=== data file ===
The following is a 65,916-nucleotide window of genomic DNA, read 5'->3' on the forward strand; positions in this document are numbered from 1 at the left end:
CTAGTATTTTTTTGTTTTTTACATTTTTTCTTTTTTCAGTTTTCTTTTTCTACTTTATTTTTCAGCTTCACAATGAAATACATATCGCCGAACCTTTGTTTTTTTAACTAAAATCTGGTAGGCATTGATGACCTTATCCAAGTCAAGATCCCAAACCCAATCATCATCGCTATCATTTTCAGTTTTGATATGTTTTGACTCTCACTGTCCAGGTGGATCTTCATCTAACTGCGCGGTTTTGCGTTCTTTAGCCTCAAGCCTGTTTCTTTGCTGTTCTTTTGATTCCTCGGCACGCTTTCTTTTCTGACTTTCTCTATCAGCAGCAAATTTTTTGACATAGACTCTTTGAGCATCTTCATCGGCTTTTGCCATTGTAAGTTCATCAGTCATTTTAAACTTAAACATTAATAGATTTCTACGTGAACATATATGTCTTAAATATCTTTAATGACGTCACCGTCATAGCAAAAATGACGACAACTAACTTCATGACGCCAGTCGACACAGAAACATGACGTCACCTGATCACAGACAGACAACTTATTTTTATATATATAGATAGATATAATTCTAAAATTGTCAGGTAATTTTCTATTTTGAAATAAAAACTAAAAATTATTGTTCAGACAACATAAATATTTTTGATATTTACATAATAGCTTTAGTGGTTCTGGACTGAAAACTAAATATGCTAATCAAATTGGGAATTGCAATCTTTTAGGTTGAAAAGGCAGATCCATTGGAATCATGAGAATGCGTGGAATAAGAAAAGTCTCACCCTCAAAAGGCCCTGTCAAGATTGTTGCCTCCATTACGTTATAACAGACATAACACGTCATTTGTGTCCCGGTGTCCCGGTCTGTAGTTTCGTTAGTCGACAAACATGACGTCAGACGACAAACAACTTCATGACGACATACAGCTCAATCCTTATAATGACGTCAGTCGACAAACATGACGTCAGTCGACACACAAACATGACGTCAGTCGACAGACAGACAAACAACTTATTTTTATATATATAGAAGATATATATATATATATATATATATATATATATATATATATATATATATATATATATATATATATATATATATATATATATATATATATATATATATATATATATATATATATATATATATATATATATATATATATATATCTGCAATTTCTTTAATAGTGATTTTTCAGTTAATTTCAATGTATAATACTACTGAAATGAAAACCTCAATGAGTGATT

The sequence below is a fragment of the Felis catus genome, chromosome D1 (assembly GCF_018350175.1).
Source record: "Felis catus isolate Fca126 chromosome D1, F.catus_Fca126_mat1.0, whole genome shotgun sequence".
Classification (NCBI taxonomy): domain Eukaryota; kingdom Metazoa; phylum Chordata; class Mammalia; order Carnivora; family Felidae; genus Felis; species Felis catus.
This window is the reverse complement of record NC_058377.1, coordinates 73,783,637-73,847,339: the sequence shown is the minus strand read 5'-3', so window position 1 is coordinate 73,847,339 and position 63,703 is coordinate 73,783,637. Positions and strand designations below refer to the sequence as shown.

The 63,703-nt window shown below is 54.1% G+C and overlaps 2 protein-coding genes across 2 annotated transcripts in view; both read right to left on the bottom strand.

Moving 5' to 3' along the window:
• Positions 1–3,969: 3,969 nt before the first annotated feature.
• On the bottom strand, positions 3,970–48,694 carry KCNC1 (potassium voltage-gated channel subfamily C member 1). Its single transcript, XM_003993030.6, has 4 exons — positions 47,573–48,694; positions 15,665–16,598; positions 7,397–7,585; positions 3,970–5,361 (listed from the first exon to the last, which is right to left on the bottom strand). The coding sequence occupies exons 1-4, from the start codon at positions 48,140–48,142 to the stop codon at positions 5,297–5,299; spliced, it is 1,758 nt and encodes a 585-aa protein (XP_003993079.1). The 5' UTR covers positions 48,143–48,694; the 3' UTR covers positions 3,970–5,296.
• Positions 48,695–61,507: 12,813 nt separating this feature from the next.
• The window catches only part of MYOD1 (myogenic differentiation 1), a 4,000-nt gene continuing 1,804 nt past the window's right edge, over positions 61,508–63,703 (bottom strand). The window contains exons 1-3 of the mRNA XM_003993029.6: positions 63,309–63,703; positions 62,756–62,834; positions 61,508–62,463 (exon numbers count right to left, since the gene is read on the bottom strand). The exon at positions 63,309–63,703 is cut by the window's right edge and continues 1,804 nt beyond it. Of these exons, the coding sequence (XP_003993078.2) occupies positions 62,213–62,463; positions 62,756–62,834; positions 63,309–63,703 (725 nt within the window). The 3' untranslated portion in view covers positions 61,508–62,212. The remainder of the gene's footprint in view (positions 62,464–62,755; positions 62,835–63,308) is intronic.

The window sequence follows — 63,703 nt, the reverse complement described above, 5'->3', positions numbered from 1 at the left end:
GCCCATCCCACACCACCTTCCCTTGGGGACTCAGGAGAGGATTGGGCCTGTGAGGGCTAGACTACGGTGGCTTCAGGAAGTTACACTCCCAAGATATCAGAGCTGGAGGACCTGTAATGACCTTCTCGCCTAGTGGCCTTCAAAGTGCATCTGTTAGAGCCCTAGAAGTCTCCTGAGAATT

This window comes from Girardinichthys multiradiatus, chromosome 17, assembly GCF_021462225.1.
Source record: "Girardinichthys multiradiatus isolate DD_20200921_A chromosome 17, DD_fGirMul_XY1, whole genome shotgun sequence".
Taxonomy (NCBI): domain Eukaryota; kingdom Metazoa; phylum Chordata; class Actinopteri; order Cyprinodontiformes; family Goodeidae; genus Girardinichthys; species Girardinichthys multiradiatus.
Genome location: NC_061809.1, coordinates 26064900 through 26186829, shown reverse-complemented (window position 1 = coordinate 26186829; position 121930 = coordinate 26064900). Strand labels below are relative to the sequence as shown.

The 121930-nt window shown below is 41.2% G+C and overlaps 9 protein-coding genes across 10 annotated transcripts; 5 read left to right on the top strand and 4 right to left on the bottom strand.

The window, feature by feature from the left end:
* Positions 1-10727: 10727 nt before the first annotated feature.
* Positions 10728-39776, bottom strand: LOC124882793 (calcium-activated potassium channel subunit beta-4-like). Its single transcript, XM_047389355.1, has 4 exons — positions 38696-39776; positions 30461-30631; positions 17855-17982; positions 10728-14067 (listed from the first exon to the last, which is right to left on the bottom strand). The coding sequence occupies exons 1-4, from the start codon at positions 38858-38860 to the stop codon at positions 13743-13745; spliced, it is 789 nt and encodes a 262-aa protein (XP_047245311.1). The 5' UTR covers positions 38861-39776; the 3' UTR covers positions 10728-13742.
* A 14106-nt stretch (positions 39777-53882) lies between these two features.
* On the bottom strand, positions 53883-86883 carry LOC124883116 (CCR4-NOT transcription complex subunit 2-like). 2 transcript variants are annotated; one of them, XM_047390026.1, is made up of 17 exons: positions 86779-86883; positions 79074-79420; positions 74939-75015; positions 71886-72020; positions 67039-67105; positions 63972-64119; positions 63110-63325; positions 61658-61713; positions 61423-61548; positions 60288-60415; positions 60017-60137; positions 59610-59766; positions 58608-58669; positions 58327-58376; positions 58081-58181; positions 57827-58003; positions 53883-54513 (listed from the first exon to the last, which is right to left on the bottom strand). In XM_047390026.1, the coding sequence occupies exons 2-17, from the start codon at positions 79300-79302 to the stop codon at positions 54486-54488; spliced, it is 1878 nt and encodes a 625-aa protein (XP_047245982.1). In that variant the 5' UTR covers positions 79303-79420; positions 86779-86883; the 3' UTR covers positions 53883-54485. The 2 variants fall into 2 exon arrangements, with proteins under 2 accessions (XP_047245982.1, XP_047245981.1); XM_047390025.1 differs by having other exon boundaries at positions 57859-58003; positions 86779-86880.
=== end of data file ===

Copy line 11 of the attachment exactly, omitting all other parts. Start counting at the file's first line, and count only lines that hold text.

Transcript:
• Positions 48,695–61,507: 12,813 nt separating this feature from the next.